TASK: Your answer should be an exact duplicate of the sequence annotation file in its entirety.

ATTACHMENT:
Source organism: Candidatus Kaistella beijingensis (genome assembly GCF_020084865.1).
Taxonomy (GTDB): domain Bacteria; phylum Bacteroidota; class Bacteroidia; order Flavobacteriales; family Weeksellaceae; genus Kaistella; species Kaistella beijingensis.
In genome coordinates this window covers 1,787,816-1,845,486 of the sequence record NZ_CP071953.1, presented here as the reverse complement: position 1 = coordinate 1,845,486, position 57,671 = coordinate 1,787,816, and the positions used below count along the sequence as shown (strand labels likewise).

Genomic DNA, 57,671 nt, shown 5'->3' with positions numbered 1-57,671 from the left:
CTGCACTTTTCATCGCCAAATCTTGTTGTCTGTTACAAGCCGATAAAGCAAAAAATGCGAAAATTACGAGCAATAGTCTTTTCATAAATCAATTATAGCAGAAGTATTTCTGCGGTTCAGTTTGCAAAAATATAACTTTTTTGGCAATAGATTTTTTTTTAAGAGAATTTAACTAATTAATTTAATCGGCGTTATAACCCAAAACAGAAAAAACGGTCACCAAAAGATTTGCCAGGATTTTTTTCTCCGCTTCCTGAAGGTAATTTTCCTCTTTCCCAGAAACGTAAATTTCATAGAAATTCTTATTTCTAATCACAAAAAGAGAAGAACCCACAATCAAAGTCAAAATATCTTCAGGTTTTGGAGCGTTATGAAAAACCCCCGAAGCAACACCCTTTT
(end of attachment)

Source organism: Candidatus Kaistella beijingensis (genome assembly GCF_020084865.1).
Taxonomy (GTDB): domain Bacteria; phylum Bacteroidota; class Bacteroidia; order Flavobacteriales; family Weeksellaceae; genus Kaistella; species Kaistella beijingensis.
In genome coordinates this window covers 1,787,816-1,845,486 of the sequence record NZ_CP071953.1, presented here as the reverse complement: position 1 = coordinate 1,845,486, position 57,671 = coordinate 1,787,816, and the positions used below count along the sequence as shown (strand labels likewise).

Genomic DNA, 57,671 nt, shown 5'->3' with positions numbered 1-57,671 from the left:
CTGCACTTTTCATCGCCAAATCTTGTTGTCTGTTACAAGCCGATAAAGCAAAAAATGCGAAAATTACGAGCAATAGTCTTTTCATAAATCAATTATAGCAGAAGTATTTCTGCGGTTCAGTTTGCAAAAATATAACTTTTTTGGCAATAGATTTTTTTTTAAGAGAATTTAACTAATTAATTTAATCGGCGTTATAACCCAAAACAGAAAAAACGGTCACCAAAAGATTTGCCAGGATTTTTTTCTCCGCTTCCTGAAGGTAATTTTCCTCTTTCCCAGAAACGTAAATTTCATAGAAATTCTTATTTCTAATCACAAAAAGAGAAGAACCCACAATCAAAGTCAAAATATCTTCAGGTTTTGGAGCGTTATGAAAAACCCCCGAAGCAACACCCTTTT